Twitter went aflutter this morning (and also broke, although that may not be related) over the news that Ed Victor, a UK-based agent, has opened a separate publishing house to release its clients books in digital and POD. For now, it looks like the plan is only to publisher reverted backlist titles, although Victor is allowing for the possibility of first releases at some point in the future. I’ve already expounded at length on why I think agents should not become publishers, although I think there is probably a framework in which agents could offer publishing services to their authors in a way that is both ethical and helpful. The Vincent framework is not, however, ethical or helpful, because of this:
Net receipts will be divided 50/50 after costs of production are recouped from first receipts.
Let me read that again. In this case, the agent-publisher is going to take 100% of net until the “costs” of production are recouped (and how am I supposed to know what those costs are) and then is going to skim HALF the royalties after that. Um, can you say “bad deal”? Because this looks all around like a crap arrangement that benefits the agent-publisher a hell of a lot more than the author. (Courtney Milan has a good post examining the monetary conflict-of-interest issue here.)
On Twitter, we all agreed that authors who accepted this sort of deal must be either insane or uneducated or possibly somehow felt bound by the terms of their contract to go with the flow (and by that, I don’t mean that they were necessarily legally obligated to do it, but they didn’t want the hassle of publishing their backlists themselves and taking this would keep their relationship with their agent intact).
But then I started thinking about it and…there are hardly ANY publishers, big NY houses or smaller digital houses, that are offering 50/50 splits on net royalties for digital books. With most of the major NY publishing houses, my understanding is that the author is paid 25% of net on digital book sales (and it’s unclear how the costs of production get accounted for in the “net” calculation). Obviously, that’s not 100% consistent–some authors may be getting more and some less, depending on when their contracts were signed and what their agents pushed for/got in negotiations. But by and large, 25% of net seems to be pretty typical.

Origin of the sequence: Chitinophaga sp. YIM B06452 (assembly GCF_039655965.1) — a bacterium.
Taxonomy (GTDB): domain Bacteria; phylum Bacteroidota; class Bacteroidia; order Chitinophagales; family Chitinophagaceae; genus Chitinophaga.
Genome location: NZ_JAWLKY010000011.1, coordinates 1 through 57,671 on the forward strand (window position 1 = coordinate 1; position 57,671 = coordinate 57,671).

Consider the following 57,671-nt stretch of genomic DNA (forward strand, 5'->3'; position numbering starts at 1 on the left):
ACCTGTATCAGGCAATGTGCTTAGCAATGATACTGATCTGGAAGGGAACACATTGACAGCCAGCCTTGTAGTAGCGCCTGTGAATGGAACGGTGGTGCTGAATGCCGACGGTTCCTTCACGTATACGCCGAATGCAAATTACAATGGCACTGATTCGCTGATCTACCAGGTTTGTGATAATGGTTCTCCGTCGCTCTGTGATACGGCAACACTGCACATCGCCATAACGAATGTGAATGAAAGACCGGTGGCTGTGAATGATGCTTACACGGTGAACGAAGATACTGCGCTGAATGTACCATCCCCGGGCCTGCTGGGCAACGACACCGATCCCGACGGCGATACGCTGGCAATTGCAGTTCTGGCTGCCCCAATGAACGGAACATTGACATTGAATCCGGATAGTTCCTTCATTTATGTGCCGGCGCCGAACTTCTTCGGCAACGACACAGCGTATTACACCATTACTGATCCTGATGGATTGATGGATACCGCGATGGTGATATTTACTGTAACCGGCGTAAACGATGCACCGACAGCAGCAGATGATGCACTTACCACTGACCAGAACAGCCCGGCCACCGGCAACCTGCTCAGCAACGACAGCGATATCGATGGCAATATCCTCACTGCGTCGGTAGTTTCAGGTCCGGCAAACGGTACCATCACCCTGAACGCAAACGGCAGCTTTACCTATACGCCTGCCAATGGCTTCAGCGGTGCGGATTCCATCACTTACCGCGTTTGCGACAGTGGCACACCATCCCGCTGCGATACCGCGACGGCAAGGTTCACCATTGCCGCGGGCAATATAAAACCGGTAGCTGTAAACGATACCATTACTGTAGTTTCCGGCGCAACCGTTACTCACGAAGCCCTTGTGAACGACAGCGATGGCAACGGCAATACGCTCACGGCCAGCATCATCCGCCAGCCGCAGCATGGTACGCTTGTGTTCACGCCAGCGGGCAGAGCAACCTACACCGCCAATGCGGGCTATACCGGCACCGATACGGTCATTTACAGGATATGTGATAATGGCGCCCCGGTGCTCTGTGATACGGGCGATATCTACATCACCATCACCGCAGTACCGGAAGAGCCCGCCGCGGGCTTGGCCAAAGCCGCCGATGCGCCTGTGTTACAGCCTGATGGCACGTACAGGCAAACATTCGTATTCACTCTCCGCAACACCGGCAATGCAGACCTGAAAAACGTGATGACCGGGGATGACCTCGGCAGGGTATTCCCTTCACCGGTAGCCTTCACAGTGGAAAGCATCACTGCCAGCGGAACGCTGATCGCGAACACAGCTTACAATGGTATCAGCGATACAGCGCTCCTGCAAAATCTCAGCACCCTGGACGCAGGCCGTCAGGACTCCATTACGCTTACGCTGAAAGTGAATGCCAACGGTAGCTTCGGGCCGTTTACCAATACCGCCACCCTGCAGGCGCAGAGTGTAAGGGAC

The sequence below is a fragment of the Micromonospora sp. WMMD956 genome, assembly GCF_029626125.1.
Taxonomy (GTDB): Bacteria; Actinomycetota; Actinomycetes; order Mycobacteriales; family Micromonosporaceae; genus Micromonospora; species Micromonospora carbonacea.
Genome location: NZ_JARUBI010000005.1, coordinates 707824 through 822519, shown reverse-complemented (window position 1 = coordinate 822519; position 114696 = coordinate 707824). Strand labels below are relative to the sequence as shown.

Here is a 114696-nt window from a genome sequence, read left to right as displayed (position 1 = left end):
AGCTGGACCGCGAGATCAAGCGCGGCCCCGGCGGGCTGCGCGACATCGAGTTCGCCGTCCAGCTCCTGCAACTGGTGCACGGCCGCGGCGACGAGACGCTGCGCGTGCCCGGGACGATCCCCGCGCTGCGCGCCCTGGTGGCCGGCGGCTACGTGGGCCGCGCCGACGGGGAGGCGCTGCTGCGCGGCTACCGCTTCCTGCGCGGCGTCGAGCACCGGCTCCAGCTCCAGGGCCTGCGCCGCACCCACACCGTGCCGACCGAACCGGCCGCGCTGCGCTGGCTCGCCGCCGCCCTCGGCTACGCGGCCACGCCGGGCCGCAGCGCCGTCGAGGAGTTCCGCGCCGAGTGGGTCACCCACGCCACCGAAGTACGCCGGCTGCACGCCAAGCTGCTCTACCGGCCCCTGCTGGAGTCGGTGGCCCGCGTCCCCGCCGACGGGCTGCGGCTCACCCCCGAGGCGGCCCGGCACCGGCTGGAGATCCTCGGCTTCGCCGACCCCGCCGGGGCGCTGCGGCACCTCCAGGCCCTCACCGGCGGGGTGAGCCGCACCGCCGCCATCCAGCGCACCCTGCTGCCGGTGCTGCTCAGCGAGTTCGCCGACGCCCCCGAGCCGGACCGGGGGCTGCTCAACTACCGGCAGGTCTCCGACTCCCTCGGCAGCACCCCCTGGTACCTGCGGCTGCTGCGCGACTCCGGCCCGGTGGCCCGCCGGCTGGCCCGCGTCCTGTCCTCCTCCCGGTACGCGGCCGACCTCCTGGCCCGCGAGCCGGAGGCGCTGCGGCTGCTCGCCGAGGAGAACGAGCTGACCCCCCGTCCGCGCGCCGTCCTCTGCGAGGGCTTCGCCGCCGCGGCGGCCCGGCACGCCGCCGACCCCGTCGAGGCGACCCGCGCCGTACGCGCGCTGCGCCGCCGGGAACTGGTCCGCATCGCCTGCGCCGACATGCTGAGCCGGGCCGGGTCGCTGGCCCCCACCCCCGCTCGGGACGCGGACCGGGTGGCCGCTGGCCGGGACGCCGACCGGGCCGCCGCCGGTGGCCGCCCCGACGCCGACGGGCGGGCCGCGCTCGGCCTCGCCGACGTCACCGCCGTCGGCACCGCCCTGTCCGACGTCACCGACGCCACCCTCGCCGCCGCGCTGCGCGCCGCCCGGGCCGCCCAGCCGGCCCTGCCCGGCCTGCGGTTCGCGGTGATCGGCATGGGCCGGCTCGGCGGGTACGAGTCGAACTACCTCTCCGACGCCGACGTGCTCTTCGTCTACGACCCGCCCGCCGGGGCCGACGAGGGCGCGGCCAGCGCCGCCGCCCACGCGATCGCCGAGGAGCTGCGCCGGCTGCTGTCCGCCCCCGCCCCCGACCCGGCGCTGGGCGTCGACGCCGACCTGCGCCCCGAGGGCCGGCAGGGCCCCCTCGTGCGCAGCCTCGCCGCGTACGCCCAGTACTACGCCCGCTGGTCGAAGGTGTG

Now, for a lot of those contracts, there’s also a print side, and the royalty there is lower (usually 6-8% of the cover price, IIRC) and often, there is an advance. And if you are getting a guaranteed payment upfront that ensures you will never be paid LESS THAN X for the rights to publish your book, it is arguably a better deal to take the lower royalty percentage in exchange for cold, hard, certain cash than to “do it yourself” for a much higher percentage of very uncertain and unpredictable sales. Most of the digital small presses pay better than 25% of net–they usually come in closer to 30-50%, from what I know. But still, they’re usually taking at LEAST 50% of net.
So what makes the agent-publisher deal that’s 50% of net so horrific when 50% of net from a digital publisher would be a good deal and 25% of net seems to be considered completely acceptable? Well, obviously, there’s the whole conflict of interest issue. In the agent-publisher model, it’s very possible for the agent to make a lot more money by publishing the book through his/her own house, because he’s getting a much greater percentage of the money that way (50% as opposed to 15%).
But frankly, I have to question whether 25% of net is EVER a good or acceptable deal from a publisher unless you are getting an advance. And even if you are getting an advance, it may not be a good deal if the advance is too low.
The thing is, most of the big publishing houses are either starting or have already started digital-first imprints. Harlequin has Carina Press. Avon has Avon Impulse. Random House is on the verge of announcing a digital imprint. NONE of these publishers are paying anywhere CLOSE to 50% of net and most, I suspect, will settle at 25% of net. (Carina may be at 30% of net. I can’t get a clear bead on that as they don’t seem to disclose this on their website and the rest is just chatter.)
So, if 50/50 is bad when Ed Victor does it, isn’t 25/75 or 30/70 or even 40/60 more bad? Honestly, I think the agent deal is worse because of the incentive it gives the agent to push you toward its publishing arm rather than selling you to a publisher that might pay you a nice advance that you will get more of than your agent will. BUT, in the age of 65%-75% royalties on self-published titles from B&N and Amazon, I’m not sure that authors ought to blithely accept 25% of net, especially when there’s no advance, just because it’s become the standard digital rate and they feel they have no other choice.
The reasonable author cut of royalties on a digital book put out by a publisher that is providing solid editorial, cover art, formatting, and distribution may be LESS than 50%, but it is certainly (IMO) more than 25%, especially when there is no advance (and thus, no guarantee that the author will make even $100 from his/her efforts) and no print distribution. If you disagree, tell me why. I’m all about being reasonable, and if I’m being unreasonable in this belief, I want to know about it!